Are your bank workers actually employees by another name? The EAT issues a timely reminder.
The issue of whether a bank worker is self employed or an employee is a thorny one. Whilst the title given in the relevant documents will be looked at by tribunals in determining the nature of the relationship, three core elements which denote an employment relationship will also be addressed:
- an obligation on the person to provide the work personally
- mutuality of obligation between the employer and employee
- some control by the employer over the employee
The EAT judgment in the recent case of Quashie v Stringfellows Restaurants Ltd will be of interest to NHS organisations in terms of their bank staff.
The facts and the EAT decision
The case involved a lap dancer who claimed unfair dismissal after she was dismissed for alleged drug dealing at a Stringfellows venue. In response to the claim Stringfellows argued that Miss Quashie was not an employee but was instead self employed and so she was unable to claim unfair dismissal.
The EAT found that Miss Quashie was an employee on the basis that there was mutuality of obligation between her as a dancer and the club in terms of the fact that she was obliged to work on the nights she was on the rota and the club had to provide her with an opportunity on those nights to earn money. The EAT also found that Stringfellows controlled the way in which Miss Quashie carried out her activities.
The EAT found that the short gaps between the nights Miss Quashie worked constituted periods of employment so that there was an umbrella contract of employment. In coming to this conclusion the EAT was influenced by the regular shift pattern which emerged over the 80 weeks which Miss Quashie worked at the club.
What to take away
For trusts using bank workers this is an important point to take on board. If particular workers are used to provide services on a regular basis and they can show the relevant elements of control and mutuality of obligation, there is a risk that there will be an umbrella contract so as to link the separate periods of engagement and provide the worker with the necessary continuity of employment to attract employment protection.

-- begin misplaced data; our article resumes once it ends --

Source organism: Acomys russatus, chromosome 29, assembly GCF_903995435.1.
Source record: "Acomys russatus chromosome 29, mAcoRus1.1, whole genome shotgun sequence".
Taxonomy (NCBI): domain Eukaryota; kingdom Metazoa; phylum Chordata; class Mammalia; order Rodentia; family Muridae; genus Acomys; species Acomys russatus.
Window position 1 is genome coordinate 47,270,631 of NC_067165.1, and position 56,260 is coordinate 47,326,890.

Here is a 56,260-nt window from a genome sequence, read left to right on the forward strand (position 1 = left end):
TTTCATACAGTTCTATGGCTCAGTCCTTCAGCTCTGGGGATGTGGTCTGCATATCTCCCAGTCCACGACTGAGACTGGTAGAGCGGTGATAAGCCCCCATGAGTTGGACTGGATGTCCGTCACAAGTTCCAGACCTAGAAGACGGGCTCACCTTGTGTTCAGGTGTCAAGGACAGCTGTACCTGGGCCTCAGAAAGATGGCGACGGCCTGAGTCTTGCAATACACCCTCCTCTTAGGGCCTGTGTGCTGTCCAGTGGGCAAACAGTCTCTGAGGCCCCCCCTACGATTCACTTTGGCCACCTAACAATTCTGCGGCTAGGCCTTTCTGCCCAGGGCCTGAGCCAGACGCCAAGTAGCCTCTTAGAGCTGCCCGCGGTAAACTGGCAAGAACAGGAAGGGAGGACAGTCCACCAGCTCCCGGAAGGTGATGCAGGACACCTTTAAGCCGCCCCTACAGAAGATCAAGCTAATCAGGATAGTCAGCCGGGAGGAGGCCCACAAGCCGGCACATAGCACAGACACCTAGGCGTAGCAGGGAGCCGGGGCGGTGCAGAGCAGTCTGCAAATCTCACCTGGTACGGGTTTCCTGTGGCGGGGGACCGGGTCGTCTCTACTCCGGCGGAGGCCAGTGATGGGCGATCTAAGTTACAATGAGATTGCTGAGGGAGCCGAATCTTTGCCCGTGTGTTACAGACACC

To guard against the risk that a bank worker becomes an employee it would be advisable to avoid using the same individuals in any fixed or regular pattern and to have sufficient breaks between each period of engagement. If there are bank staff registrants who have been working regular shifts, steps can be taken to break that pattern of work, in order to lessen the chance that claims of a substantive employment relationship will be made.
If the pattern of work cannot be broken, because of workforce issues, recruitment restrictions or clinical requirements, trusts should at least recognise the issue that exists and take steps to regularise the documents and relationship with the employee. Regular bank worker audits can also assist to determine the fact and scope of the issue that may exist.
Given the transition of NHS staff which is imminent under the government's reforms to the NHS, it would be advisable to carry out a review of bank staff generally. We recommend that trusts look at their current bank registrants to confirm who has provided bank services during a specific period of time (perhaps three or six months) and that any person who has not been asked to, or worked a bank shift during that time receives notice that their bank registration had come to an end. This kind of process is usually provided for within the bank members' handbook or terms of registration. As the time for the transition approaches, this same audit can be done on a monthly basis to ensure that the bank roster is as up to date as possible.
If you would like further information on this subject, please contact John Brookes, Jacqui Atkinson or Andrew Davidson.